The Pound traded at around the 1.16 level against the Euro last week and in the region of 1.29 against the US Dollar. Brexit has almost paused, and a lot of focus at the moment is on the upcoming general election, which is seen as mostly positive to push Britain's exit forwards and eliminate the possibility of a no-deal Brexit. Today, UK construction data has printed above forecasts, and tomorrow will detail how the services sector is performing, with expectations for an increase. The Bank of England will announce its latest interest rate decision on Wednesday with markets expecting that the interest rate will remain at 0.75%. The announcement will be followed by a press conference with Bank of England Governor Mark Carney.
Last week, the now-former European Central Bank President, Mario Draghi, signed off with a final cry for governments in the Eurozone to support their economies to help the central bank’s monetary policy be most effective. On Friday, the Euro held onto gains against the US Dollar as markets anticipated the world’s largest economy, the US, would soon join the global economic slowdown, given a slew of recent softer data. It’s not a particularly data-heavy week ahead, but the European Commission will publish its latest economic forecasts which may influence the Euro exchange rate.
US labour market data last week came in higher than economists had forecast, which gave the Federal Reserve some breathing room ahead of its next interest rate decision. However, despite the figure coming in at 128,000, better than the 85,000 forecast, job growth has been notably softer than in 2018, where the average monthly trend was around 223,000. Meanwhile, the unemployment rate ticked higher from 3.5% to 3.6%. The US Dollar fell on Friday, testing three-month lows against some other currencies as US manufacturing data disappointed, and hopes for a US-China trade deal rose, increasing risk sentiment in the market. This week there are a few high-tier data releases from the US as well as some speeches from Federal Reserve representatives which could move the US Dollar. Further movement could come from geopolitical developments between the US and China.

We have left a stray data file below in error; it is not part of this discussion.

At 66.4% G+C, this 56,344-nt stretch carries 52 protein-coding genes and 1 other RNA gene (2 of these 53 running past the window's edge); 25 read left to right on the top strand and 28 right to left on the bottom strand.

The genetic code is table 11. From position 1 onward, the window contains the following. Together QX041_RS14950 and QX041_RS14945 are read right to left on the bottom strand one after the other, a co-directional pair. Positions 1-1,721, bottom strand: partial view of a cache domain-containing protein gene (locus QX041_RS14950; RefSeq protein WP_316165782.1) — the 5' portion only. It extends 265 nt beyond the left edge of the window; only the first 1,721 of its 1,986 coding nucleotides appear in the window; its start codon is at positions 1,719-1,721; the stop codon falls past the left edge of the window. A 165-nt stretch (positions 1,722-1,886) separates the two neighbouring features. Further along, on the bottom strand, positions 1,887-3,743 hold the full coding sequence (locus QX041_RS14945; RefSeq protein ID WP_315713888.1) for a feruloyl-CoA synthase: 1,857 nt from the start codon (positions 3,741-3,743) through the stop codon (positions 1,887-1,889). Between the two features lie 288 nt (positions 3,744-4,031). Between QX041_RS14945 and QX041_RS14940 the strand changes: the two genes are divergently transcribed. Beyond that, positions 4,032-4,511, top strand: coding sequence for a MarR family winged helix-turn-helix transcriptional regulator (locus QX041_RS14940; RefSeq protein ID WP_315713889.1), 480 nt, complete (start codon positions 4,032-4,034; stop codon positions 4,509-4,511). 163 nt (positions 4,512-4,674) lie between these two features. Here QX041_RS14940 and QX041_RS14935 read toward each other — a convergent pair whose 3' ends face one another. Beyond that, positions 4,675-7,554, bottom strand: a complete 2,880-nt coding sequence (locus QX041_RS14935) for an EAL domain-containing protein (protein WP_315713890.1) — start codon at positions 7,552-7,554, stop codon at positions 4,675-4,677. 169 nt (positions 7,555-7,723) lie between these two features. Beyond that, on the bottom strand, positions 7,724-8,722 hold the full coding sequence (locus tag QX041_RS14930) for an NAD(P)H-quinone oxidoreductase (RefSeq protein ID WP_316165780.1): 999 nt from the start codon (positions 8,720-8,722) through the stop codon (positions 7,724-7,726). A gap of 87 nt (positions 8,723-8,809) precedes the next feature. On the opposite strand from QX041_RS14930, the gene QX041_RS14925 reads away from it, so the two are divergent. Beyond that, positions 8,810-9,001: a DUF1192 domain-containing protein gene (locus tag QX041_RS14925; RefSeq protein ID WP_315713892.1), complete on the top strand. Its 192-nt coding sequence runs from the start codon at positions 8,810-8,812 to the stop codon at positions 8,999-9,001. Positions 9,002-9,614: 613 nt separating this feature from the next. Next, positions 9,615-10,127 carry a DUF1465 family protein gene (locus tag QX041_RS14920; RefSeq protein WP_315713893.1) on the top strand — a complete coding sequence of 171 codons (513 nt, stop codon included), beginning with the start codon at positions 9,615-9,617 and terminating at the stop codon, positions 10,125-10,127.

The New Zealand Dollar jumped to a seven-week high versus the US Dollar last week, outperforming other popular risk-on assets such as the Australian and Canadian Dollars. The New Zealand Dollar climbed as expectations for an interest rate cut by the Reserve Bank of New Zealand lessened. Today, the Aussie Dollar has taken a break in its gains after Retail Sales data contracted in the third quarter, highlighting a struggle for households, despite three recent interest rate cuts. The Reserve Bank of Australia will announce its latest interest rate decision on Tuesday, with markets largely expecting rates to remain on hold at 0.75%. The RBA will also release a statement on monetary policy on Friday, which could influence the Aussie Dollar.
Meanwhile, Tuesday could be an important day for the New Zealand Dollar when the latest labour market ecostats are revealed. The Unemployment Rate is expected to rise from 3.9% to 4.1% in the third quarter, while the Employment Change stat is forecast to slip from 1.7% to 0.9% in the third quarter on the year.
On Wednesday the Bank of Canada (BoC) kept interest rates on hold at 1.75%, but warned the country’s economy would be ‘increasingly tested’. The Canadian Dollar began to recover some losses against the US Dollar on Friday as market optimism that the US-China trade war would soon be at an end increased. Oil prices also rose on trade optimism which bode well for the Loonie as it’s Canada’s largest commodity. This week, the Canadian Dollar could experience some movement on Canadian labour market data released on Friday. Any reading above forecasts could help to buoy the CAD exchange rate, as has been seen in previous months. Canada’s job market is set to reach one of its best years on record, having so far added 358,1000 jobs since last December, the most in the first nine months of a year for some time, since 2002.